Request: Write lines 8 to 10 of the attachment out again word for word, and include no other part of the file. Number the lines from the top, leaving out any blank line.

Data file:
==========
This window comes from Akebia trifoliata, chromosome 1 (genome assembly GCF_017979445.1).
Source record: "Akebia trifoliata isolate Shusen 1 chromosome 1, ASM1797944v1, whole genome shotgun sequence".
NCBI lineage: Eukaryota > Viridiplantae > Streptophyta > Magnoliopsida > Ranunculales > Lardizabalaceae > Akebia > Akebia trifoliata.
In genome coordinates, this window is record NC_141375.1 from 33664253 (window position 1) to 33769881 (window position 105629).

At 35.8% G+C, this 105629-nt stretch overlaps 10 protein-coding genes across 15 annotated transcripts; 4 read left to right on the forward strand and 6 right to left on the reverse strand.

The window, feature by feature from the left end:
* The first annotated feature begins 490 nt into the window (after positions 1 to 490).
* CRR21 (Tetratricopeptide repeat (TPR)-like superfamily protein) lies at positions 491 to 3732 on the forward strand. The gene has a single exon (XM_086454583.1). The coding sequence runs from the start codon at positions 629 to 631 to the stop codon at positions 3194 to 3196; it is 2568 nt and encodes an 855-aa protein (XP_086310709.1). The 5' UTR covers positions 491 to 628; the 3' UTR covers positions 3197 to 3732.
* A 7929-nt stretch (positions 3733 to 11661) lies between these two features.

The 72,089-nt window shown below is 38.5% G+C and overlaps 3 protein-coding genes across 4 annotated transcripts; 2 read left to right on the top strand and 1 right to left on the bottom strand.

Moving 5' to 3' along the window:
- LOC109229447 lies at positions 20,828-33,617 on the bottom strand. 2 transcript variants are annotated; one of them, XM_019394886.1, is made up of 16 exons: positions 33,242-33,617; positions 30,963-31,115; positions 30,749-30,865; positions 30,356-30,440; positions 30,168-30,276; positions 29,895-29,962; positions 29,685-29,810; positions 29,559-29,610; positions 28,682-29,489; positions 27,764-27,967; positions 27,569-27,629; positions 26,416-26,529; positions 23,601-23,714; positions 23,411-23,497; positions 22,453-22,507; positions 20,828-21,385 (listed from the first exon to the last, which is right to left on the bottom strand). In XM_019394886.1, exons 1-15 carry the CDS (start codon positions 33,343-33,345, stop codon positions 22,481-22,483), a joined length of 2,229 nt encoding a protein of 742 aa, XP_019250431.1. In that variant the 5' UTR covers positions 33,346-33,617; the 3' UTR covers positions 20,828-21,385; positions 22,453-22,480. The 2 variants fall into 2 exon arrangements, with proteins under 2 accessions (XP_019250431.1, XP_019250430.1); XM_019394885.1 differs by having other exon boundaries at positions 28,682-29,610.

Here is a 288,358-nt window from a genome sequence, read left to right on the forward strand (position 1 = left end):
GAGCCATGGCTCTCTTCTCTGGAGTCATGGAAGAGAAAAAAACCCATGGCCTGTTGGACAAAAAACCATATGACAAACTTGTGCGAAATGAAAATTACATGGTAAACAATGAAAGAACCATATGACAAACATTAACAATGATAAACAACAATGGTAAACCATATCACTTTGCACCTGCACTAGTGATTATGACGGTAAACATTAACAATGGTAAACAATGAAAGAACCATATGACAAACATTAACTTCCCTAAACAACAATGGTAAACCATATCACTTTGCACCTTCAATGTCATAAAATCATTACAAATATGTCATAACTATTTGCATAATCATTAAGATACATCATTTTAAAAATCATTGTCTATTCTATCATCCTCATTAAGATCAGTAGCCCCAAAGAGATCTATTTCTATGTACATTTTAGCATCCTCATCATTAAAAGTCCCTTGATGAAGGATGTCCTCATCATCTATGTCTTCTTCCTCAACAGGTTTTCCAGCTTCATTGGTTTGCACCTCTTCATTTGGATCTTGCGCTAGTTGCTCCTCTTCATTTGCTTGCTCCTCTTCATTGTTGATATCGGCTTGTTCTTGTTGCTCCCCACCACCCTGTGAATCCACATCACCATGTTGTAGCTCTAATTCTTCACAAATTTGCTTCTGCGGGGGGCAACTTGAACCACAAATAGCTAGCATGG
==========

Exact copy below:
* CRR21 (Tetratricopeptide repeat (TPR)-like superfamily protein) lies at positions 491 to 3732 on the forward strand. The gene has a single exon (XM_086454583.1). The coding sequence runs from the start codon at positions 629 to 631 to the stop codon at positions 3194 to 3196; it is 2568 nt and encodes an 855-aa protein (XP_086310709.1). The 5' UTR covers positions 491 to 628; the 3' UTR covers positions 3197 to 3732.
* A 7929-nt stretch (positions 3733 to 11661) lies between these two features.

The 72,089-nt window shown below is 38.5% G+C and overlaps 3 protein-coding genes across 4 annotated transcripts; 2 read left to right on the top strand and 1 right to left on the bottom strand.